John F. Gangemi et al., Appellants, v. Salvatore Sclafani, Etc., et al., Appellees, and Angelo J.arculeo, Intervenor-appellee, 506 F.2d 570 (2d Cir. 1974)

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US Court of Appeals for the Second Circuit - 506 F.2d 570 (2d Cir. 1974)

Argued Oct. 17, 1974. Decided Oct. 29, 1974

Thomas Hoffman, New York City (Joseph P. Grancio, Brooklyn, N.Y., James I. Meyerson, New York City, of counsel), for appellants.

William P. DeWitt, New York City, (Norman Redlich, Corp. Counsel of the City of New York), for appellees.

John A. Bonina, Brooklyn, N.Y., for intervenor-appellee.

Before FEINBERG, MULLIGAN and DANAHER,1  Circuit Judges.

MULLIGAN, Circuit Judge:

The appellants John F. Gangemi and Jennie DiCarlo filed designating petitions with the appellee Board of Elections containing a sufficient number of signatures to have their names placed on the ballot for the offices of male and female members of the Republican State Committee from the 49th Assembly District, Kings County, State of New York, for the primary election scheduled to be held on September 10, 1974. Appellants also filed designating petitions for the Republican County Committee for Kings County. Gangemi was designated as a candidate for the County Committee in 25 election districts and Mrs. DiCarlo in 3 election districts out of the 75 existing in the 49th Assembly District. Since it is undisputed that a candidate may serve as county committee person from only one election district within the Assembly District of the candidate's residence, the candidacies here were incompatible. There was, however, no incompatibility with respect to the office of Republican State Committee person.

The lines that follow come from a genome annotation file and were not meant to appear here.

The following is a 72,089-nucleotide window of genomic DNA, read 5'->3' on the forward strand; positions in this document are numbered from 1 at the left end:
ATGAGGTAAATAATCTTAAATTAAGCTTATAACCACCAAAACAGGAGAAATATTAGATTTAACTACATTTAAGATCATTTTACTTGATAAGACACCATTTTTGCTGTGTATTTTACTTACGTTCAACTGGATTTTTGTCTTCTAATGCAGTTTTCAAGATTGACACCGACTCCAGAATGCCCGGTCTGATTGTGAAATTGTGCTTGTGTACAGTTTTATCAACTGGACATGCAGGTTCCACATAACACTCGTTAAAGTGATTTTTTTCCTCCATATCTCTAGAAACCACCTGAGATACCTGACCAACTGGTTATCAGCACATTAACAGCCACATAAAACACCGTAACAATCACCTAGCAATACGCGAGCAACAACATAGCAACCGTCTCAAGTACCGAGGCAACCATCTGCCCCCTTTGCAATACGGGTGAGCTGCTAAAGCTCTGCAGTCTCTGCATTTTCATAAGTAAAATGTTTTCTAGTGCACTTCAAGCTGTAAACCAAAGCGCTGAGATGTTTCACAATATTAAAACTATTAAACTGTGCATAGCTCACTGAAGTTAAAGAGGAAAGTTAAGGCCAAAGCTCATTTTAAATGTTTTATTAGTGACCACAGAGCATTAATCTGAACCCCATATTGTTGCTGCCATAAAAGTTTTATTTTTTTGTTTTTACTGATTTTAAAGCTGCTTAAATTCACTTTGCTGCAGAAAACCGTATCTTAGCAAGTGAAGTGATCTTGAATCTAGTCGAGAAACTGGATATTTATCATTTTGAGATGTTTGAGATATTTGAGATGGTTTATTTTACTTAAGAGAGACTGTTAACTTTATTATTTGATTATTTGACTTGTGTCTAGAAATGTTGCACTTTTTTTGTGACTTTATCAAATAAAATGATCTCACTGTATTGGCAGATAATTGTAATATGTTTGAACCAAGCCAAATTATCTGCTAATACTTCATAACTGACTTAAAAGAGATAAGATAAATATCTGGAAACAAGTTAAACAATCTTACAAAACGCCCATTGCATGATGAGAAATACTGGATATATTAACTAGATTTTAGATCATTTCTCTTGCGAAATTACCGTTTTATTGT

The Board of Elections vacated the candidacies for the County Committee for all but one election district per person in accordance with the then prevailing New York law, which prohibited a person from running for a public office for which he would be ineligible to serve because of a pending candidacy for an incompatible position. Trongone v. O'Rourke, 68 Misc.2d 6, 324 N.Y.S.2d 620 (Sup.Ct.), aff'd, 37 A.D.2d 763, 324 N.Y.S.2d 295 (1st Dep't 1971); In re Ryan, 172 Misc. 105, 14 N.Y.S.2d 539 (Sup.Ct.), aff'd, 257 App.Div. 1068, 14 N.Y.S.2d 541 (1st Dep't 1939). Opponents of the appellants then sought an order in the Supreme Court, Kings County, prohibiting the Board of Elections from placing the names of appellants on the ballots at all, either as candidates for county or state committee person. The court, after a hearing, sustained the action of the Board of Elections, Lutfy v. Gangemi, 78 Misc.2d 191, 358 N.Y.S.2d 652 (1974), and the Appellate Division affirmed 3-- 2. App.Div., 359 N.Y.S.2d 319 (2d Dep't 1974). On appeal, the New York Court of Appeals, in a unanimous per curiam opinion, reversed, 35 N.Y.2d 179, 359 N.Y.S.2d 273, 316 N.E.2d 710 (1974), overruled the precedents upon which the Supreme Court and the majority of the Appellate Division had relied, and held:

Since this multiplicity of inconsistent candidacies has been properly recognized as injurious to the rights of the electorate, and described as fraudulent and deceptive, and because here the multiplicity of inconsistent candidacies for the County Committee was intentional, the dissenters at the Appellate Division were correct in concluding that respondents' designating petitions should fail entirely.

35 N.Y.2d at 182, 359 N.Y.S.2d at 274, 316 N.E.2d at 711.